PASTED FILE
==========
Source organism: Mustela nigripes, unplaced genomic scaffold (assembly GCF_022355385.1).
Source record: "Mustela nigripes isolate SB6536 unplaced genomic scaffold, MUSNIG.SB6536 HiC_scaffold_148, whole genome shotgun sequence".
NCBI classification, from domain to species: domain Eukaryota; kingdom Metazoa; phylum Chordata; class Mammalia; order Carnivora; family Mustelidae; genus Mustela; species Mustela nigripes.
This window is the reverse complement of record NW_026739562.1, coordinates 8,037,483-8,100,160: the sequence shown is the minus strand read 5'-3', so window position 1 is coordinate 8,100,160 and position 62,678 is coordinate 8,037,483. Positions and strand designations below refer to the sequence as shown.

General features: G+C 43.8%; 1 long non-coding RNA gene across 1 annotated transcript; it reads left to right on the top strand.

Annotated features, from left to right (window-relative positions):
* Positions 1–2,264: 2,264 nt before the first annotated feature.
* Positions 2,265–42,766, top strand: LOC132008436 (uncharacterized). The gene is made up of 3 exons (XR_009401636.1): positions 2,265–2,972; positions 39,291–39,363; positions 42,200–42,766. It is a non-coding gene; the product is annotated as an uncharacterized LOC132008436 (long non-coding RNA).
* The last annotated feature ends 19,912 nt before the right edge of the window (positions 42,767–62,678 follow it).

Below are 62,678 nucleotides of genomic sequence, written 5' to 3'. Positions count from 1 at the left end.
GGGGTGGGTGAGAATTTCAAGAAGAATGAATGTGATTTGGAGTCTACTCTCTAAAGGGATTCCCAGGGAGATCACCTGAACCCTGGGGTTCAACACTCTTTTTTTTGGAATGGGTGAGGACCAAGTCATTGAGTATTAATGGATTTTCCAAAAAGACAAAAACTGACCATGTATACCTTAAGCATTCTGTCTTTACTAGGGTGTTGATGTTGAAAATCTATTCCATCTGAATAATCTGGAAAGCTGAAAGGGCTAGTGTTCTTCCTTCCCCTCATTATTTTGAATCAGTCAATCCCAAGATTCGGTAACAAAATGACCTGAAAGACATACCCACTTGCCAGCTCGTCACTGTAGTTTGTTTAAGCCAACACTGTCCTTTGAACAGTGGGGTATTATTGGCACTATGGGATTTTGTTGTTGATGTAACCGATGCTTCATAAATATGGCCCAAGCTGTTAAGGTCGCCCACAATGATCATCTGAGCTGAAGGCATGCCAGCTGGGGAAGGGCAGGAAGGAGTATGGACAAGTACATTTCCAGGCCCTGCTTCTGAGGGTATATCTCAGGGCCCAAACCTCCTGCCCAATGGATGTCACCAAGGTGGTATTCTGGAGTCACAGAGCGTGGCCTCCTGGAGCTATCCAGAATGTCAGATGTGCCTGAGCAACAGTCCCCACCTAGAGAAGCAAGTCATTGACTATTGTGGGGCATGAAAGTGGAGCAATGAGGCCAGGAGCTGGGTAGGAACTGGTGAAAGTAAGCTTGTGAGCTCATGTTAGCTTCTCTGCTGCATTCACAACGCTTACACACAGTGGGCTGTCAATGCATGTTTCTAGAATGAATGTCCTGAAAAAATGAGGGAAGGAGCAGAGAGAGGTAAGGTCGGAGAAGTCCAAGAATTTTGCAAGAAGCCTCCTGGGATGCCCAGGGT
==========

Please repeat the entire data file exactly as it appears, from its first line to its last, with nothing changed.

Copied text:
Source organism: Mustela nigripes, unplaced genomic scaffold (assembly GCF_022355385.1).
Source record: "Mustela nigripes isolate SB6536 unplaced genomic scaffold, MUSNIG.SB6536 HiC_scaffold_148, whole genome shotgun sequence".
NCBI classification, from domain to species: domain Eukaryota; kingdom Metazoa; phylum Chordata; class Mammalia; order Carnivora; family Mustelidae; genus Mustela; species Mustela nigripes.
This window is the reverse complement of record NW_026739562.1, coordinates 8,037,483-8,100,160: the sequence shown is the minus strand read 5'-3', so window position 1 is coordinate 8,100,160 and position 62,678 is coordinate 8,037,483. Positions and strand designations below refer to the sequence as shown.

General features: G+C 43.8%; 1 long non-coding RNA gene across 1 annotated transcript; it reads left to right on the top strand.

Annotated features, from left to right (window-relative positions):
* Positions 1–2,264: 2,264 nt before the first annotated feature.
* Positions 2,265–42,766, top strand: LOC132008436 (uncharacterized). The gene is made up of 3 exons (XR_009401636.1): positions 2,265–2,972; positions 39,291–39,363; positions 42,200–42,766. It is a non-coding gene; the product is annotated as an uncharacterized LOC132008436 (long non-coding RNA).
* The last annotated feature ends 19,912 nt before the right edge of the window (positions 42,767–62,678 follow it).

Below are 62,678 nucleotides of genomic sequence, written 5' to 3'. Positions count from 1 at the left end.
GGGGTGGGTGAGAATTTCAAGAAGAATGAATGTGATTTGGAGTCTACTCTCTAAAGGGATTCCCAGGGAGATCACCTGAACCCTGGGGTTCAACACTCTTTTTTTTGGAATGGGTGAGGACCAAGTCATTGAGTATTAATGGATTTTCCAAAAAGACAAAAACTGACCATGTATACCTTAAGCATTCTGTCTTTACTAGGGTGTTGATGTTGAAAATCTATTCCATCTGAATAATCTGGAAAGCTGAAAGGGCTAGTGTTCTTCCTTCCCCTCATTATTTTGAATCAGTCAATCCCAAGATTCGGTAACAAAATGACCTGAAAGACATACCCACTTGCCAGCTCGTCACTGTAGTTTGTTTAAGCCAACACTGTCCTTTGAACAGTGGGGTATTATTGGCACTATGGGATTTTGTTGTTGATGTAACCGATGCTTCATAAATATGGCCCAAGCTGTTAAGGTCGCCCACAATGATCATCTGAGCTGAAGGCATGCCAGCTGGGGAAGGGCAGGAAGGAGTATGGACAAGTACATTTCCAGGCCCTGCTTCTGAGGGTATATCTCAGGGCCCAAACCTCCTGCCCAATGGATGTCACCAAGGTGGTATTCTGGAGTCACAGAGCGTGGCCTCCTGGAGCTATCCAGAATGTCAGATGTGCCTGAGCAACAGTCCCCACCTAGAGAAGCAAGTCATTGACTATTGTGGGGCATGAAAGTGGAGCAATGAGGCCAGGAGCTGGGTAGGAACTGGTGAAAGTAAGCTTGTGAGCTCATGTTAGCTTCTCTGCTGCATTCACAACGCTTACACACAGTGGGCTGTCAATGCATGTTTCTAGAATGAATGTCCTGAAAAAATGAGGGAAGGAGCAGAGAGAGGTAAGGTCGGAGAAGTCCAAGAATTTTGCAAGAAGCCTCCTGGGATGCCCAGGGT